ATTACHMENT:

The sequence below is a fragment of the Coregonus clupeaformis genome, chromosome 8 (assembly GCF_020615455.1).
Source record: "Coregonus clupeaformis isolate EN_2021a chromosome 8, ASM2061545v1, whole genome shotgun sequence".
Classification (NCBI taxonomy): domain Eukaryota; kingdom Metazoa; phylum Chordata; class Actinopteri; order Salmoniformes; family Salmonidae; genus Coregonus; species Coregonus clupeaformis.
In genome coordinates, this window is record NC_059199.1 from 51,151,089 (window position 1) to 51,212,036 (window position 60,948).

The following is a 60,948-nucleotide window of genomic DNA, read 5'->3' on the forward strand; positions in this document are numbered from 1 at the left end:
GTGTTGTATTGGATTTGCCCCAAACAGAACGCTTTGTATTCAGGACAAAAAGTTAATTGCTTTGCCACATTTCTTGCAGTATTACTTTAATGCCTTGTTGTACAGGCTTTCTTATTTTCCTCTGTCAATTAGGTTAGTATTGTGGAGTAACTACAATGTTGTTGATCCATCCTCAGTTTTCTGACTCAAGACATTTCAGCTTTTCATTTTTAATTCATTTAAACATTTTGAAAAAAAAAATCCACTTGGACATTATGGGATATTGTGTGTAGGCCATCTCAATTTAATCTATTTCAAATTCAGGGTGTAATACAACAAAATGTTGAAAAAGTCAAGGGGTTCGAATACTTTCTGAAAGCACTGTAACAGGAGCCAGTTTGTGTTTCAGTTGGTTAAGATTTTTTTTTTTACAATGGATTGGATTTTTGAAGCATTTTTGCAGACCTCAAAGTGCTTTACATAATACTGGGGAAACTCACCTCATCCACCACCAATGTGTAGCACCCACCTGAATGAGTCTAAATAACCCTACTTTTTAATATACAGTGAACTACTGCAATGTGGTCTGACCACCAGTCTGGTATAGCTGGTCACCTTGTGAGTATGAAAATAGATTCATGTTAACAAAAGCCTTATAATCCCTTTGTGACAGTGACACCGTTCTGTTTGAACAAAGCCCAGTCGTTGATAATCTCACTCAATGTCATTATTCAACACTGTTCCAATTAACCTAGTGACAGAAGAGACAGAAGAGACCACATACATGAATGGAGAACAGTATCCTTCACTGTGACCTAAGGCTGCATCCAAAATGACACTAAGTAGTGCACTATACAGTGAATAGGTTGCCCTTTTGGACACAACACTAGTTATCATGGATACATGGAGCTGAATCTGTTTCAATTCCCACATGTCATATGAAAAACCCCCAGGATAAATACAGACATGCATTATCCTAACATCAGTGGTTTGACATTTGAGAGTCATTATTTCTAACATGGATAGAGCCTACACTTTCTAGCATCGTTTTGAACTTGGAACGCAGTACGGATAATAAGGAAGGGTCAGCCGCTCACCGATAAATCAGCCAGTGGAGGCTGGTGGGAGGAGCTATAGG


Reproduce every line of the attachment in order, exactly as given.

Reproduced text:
The sequence below is a fragment of the Coregonus clupeaformis genome, chromosome 8 (assembly GCF_020615455.1).
Source record: "Coregonus clupeaformis isolate EN_2021a chromosome 8, ASM2061545v1, whole genome shotgun sequence".
Classification (NCBI taxonomy): domain Eukaryota; kingdom Metazoa; phylum Chordata; class Actinopteri; order Salmoniformes; family Salmonidae; genus Coregonus; species Coregonus clupeaformis.
In genome coordinates, this window is record NC_059199.1 from 51,151,089 (window position 1) to 51,212,036 (window position 60,948).

The following is a 60,948-nucleotide window of genomic DNA, read 5'->3' on the forward strand; positions in this document are numbered from 1 at the left end:
GTGTTGTATTGGATTTGCCCCAAACAGAACGCTTTGTATTCAGGACAAAAAGTTAATTGCTTTGCCACATTTCTTGCAGTATTACTTTAATGCCTTGTTGTACAGGCTTTCTTATTTTCCTCTGTCAATTAGGTTAGTATTGTGGAGTAACTACAATGTTGTTGATCCATCCTCAGTTTTCTGACTCAAGACATTTCAGCTTTTCATTTTTAATTCATTTAAACATTTTGAAAAAAAAAATCCACTTGGACATTATGGGATATTGTGTGTAGGCCATCTCAATTTAATCTATTTCAAATTCAGGGTGTAATACAACAAAATGTTGAAAAAGTCAAGGGGTTCGAATACTTTCTGAAAGCACTGTAACAGGAGCCAGTTTGTGTTTCAGTTGGTTAAGATTTTTTTTTTTACAATGGATTGGATTTTTGAAGCATTTTTGCAGACCTCAAAGTGCTTTACATAATACTGGGGAAACTCACCTCATCCACCACCAATGTGTAGCACCCACCTGAATGAGTCTAAATAACCCTACTTTTTAATATACAGTGAACTACTGCAATGTGGTCTGACCACCAGTCTGGTATAGCTGGTCACCTTGTGAGTATGAAAATAGATTCATGTTAACAAAAGCCTTATAATCCCTTTGTGACAGTGACACCGTTCTGTTTGAACAAAGCCCAGTCGTTGATAATCTCACTCAATGTCATTATTCAACACTGTTCCAATTAACCTAGTGACAGAAGAGACAGAAGAGACCACATACATGAATGGAGAACAGTATCCTTCACTGTGACCTAAGGCTGCATCCAAAATGACACTAAGTAGTGCACTATACAGTGAATAGGTTGCCCTTTTGGACACAACACTAGTTATCATGGATACATGGAGCTGAATCTGTTTCAATTCCCACATGTCATATGAAAAACCCCCAGGATAAATACAGACATGCATTATCCTAACATCAGTGGTTTGACATTTGAGAGTCATTATTTCTAACATGGATAGAGCCTACACTTTCTAGCATCGTTTTGAACTTGGAACGCAGTACGGATAATAAGGAAGGGTCAGCCGCTCACCGATAAATCAGCCAGTGGAGGCTGGTGGGAGGAGCTATAGG